Josef Karl Rädler
Josef Karl Rädler was born in Bohemia and, at the age of 23, came to Vienna, where he established a porcelain workshop. Here he led an apparently conventional life, married and had four children. However, when he was in his late 40s, Rädler began to experience profound mood swings that prompted him, in his manic phases, to launch fantastic business schemes. He racked up huge expenses and became entangled in fruitless lawsuits. In 1893, his family, feeling they could no longer deal with him, had him committed to the Viennese asylum at Pilgerhain. Rädler was subsequently diagnosed as suffering from “secondary dementia” (roughly akin to what we today call schizophrenia), but it has more recently been suggested that his symptoms could have been the result of temporal lobe disturbances caused by latent epilepsy.
Although his prior profession had predisposed him to image-making, it seems Rädler did not start painting until 1897. Rädler’s watercolors are all meticulously worked over on both sides of the sheet. One side usually centers on a relatively realistic image, while the other is covered with intricately nested skeins of symbolic figures and words that frequently taper off into illegible scribbles. In 1905, Rädler was transferred to a new state-of-the-art sanatorium at Mauer-Öhling. Among the institution’s special features were its large, park-like grounds, which even included an amusement area where inmates could meet for folk festivals, dancing, bowling, and the like. After his transfer to Mauer-Öhling, the range of Rädler’s subject matter increased markedly. While he formerly had painted mainly birds, he now made portraits of patients, scenes depicting them at their various activities, and renderings of the landscape surrounding the hospital.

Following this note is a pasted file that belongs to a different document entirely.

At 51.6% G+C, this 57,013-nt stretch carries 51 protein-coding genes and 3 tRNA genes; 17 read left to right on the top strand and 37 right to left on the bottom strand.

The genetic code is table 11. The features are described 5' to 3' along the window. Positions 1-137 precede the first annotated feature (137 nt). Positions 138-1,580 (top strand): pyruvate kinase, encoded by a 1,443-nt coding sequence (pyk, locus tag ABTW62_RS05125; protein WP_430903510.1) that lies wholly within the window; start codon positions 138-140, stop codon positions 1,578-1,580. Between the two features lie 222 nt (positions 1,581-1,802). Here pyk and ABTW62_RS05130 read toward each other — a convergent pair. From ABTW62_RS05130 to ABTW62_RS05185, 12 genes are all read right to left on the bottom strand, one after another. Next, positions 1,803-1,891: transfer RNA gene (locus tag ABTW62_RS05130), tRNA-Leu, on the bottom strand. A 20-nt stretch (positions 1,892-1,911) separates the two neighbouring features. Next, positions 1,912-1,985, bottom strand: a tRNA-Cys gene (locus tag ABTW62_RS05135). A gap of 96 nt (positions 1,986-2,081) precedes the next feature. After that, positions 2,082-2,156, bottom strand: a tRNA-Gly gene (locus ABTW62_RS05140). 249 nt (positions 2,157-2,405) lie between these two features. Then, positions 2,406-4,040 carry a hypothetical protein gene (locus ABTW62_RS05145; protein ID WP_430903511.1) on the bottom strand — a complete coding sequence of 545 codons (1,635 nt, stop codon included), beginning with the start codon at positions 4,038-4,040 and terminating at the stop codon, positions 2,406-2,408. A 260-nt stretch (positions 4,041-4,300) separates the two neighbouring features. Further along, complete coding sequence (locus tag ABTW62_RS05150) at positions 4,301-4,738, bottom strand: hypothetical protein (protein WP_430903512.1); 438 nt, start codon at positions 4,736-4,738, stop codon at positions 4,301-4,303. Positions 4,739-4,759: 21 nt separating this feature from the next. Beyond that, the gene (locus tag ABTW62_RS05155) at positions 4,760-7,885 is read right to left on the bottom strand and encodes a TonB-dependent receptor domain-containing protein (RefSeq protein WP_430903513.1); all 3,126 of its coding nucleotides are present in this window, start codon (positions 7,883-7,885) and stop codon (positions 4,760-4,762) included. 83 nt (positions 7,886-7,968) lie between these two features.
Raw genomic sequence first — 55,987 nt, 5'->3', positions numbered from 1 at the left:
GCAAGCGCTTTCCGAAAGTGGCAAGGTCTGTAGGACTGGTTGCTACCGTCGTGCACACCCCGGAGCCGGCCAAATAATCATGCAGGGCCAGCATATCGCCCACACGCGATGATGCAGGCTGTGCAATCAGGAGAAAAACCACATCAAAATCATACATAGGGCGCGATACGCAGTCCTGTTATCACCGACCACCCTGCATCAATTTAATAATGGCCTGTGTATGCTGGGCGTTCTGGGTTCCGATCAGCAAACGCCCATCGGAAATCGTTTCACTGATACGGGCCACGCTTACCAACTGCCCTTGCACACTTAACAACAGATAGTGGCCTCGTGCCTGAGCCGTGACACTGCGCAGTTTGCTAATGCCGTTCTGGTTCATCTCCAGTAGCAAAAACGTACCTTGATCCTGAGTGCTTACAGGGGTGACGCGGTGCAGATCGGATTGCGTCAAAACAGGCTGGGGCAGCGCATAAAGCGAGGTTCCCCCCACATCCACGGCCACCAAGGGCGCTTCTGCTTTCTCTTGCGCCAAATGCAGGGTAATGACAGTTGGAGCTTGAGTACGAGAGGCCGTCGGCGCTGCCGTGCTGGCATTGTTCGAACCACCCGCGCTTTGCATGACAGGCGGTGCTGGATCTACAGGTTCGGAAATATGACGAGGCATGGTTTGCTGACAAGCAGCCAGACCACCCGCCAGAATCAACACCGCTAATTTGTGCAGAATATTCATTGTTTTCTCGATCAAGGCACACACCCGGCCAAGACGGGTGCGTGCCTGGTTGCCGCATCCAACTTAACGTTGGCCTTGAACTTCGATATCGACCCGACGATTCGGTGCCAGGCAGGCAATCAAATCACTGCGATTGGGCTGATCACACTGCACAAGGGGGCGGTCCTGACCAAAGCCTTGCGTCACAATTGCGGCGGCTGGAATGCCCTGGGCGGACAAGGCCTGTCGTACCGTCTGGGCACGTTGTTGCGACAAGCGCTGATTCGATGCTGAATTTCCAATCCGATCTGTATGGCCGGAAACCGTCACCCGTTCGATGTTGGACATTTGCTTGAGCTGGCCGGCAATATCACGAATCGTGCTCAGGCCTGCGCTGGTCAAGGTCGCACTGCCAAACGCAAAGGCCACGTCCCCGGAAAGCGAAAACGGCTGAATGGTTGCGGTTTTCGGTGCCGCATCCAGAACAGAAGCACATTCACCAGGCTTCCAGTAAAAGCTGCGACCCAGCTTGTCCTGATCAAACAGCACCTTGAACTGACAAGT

Rädler spent most of his time painting and writing, consuming copious quantities of paper and paint. This activity, it appears, was permitted, if not encouraged, because it kept the artist from causing trouble. Not much loved by his keepers, Rädler could be nasty and belligerent, and when not writing, he often harangued his fellow inmates with long philosophical discourses. Frequently signing his watercolors “The Laughing Philosopher,” he believed himself to be both a great thinker and a great artist. Many of his pieces are marked with exorbitant prices, though he was ready to sell for considerably less, provided the buyer signed a promissory note for the balance. The doctors, it perhaps goes without saying, did not think much of Rädler’s art. Hospital records describe his pictures as “mannered, wooden, spiritless.” Rädler’s artistic ambitions were seen as further evidence of delusional megalomania. From our present-day perspective, however, one may well wonder whether Rädler was branded a madman at least in part because he overstepped the boundaries of his prescribed social station. Had Rädler come from a more privileged background, he might have been welcomed into the then nascent avant-garde, or at least been shielded from confinement in a mental hospital.